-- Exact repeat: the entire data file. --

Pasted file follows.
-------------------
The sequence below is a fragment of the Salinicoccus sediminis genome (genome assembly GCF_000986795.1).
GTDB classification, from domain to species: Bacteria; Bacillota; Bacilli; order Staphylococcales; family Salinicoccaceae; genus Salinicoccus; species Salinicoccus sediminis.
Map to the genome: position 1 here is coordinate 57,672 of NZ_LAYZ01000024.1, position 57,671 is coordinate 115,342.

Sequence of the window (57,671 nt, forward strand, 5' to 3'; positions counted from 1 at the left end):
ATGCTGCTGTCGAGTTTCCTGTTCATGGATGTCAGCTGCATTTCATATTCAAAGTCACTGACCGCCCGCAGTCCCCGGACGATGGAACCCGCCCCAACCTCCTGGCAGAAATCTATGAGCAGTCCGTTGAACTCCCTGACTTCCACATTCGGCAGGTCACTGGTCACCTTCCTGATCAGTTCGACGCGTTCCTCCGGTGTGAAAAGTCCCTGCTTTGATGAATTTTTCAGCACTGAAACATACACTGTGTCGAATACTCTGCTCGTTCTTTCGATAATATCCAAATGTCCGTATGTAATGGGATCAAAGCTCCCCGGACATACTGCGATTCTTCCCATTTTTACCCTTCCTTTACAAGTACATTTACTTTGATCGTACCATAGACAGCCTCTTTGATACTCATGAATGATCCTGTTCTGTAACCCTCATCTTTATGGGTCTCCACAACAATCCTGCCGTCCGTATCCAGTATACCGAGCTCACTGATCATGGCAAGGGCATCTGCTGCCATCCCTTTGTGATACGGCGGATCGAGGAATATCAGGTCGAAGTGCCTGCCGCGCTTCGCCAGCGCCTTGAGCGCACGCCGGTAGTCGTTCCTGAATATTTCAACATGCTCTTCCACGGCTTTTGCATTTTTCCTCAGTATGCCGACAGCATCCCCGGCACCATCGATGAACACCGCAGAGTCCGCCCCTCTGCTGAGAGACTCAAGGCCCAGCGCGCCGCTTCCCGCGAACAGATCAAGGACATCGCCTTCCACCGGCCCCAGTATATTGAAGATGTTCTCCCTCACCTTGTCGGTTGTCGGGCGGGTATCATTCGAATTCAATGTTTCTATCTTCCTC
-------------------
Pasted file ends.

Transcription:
The sequence below is a fragment of the Salinicoccus sediminis genome (genome assembly GCF_000986795.1).
GTDB classification, from domain to species: Bacteria; Bacillota; Bacilli; order Staphylococcales; family Salinicoccaceae; genus Salinicoccus; species Salinicoccus sediminis.
Map to the genome: position 1 here is coordinate 57,672 of NZ_LAYZ01000024.1, position 57,671 is coordinate 115,342.

Sequence of the window (57,671 nt, forward strand, 5' to 3'; positions counted from 1 at the left end):
ATGCTGCTGTCGAGTTTCCTGTTCATGGATGTCAGCTGCATTTCATATTCAAAGTCACTGACCGCCCGCAGTCCCCGGACGATGGAACCCGCCCCAACCTCCTGGCAGAAATCTATGAGCAGTCCGTTGAACTCCCTGACTTCCACATTCGGCAGGTCACTGGTCACCTTCCTGATCAGTTCGACGCGTTCCTCCGGTGTGAAAAGTCCCTGCTTTGATGAATTTTTCAGCACTGAAACATACACTGTGTCGAATACTCTGCTCGTTCTTTCGATAATATCCAAATGTCCGTATGTAATGGGATCAAAGCTCCCCGGACATACTGCGATTCTTCCCATTTTTACCCTTCCTTTACAAGTACATTTACTTTGATCGTACCATAGACAGCCTCTTTGATACTCATGAATGATCCTGTTCTGTAACCCTCATCTTTATGGGTCTCCACAACAATCCTGCCGTCCGTATCCAGTATACCGAGCTCACTGATCATGGCAAGGGCATCTGCTGCCATCCCTTTGTGATACGGCGGATCGAGGAATATCAGGTCGAAGTGCCTGCCGCGCTTCGCCAGCGCCTTGAGCGCACGCCGGTAGTCGTTCCTGAATATTTCAACATGCTCTTCCACGGCTTTTGCATTTTTCCTCAGTATGCCGACAGCATCCCCGGCACCATCGATGAACACCGCAGAGTCCGCCCCTCTGCTGAGAGACTCAAGGCCCAGCGCGCCGCTTCCCGCGAACAGATCAAGGACATCGCCTTCCACCGGCCCCAGTATATTGAAGATGTTCTCCCTCACCTTGTCGGTTGTCGGGCGGGTATCATTCGAATTCAATGTTTCTATCTTCCTC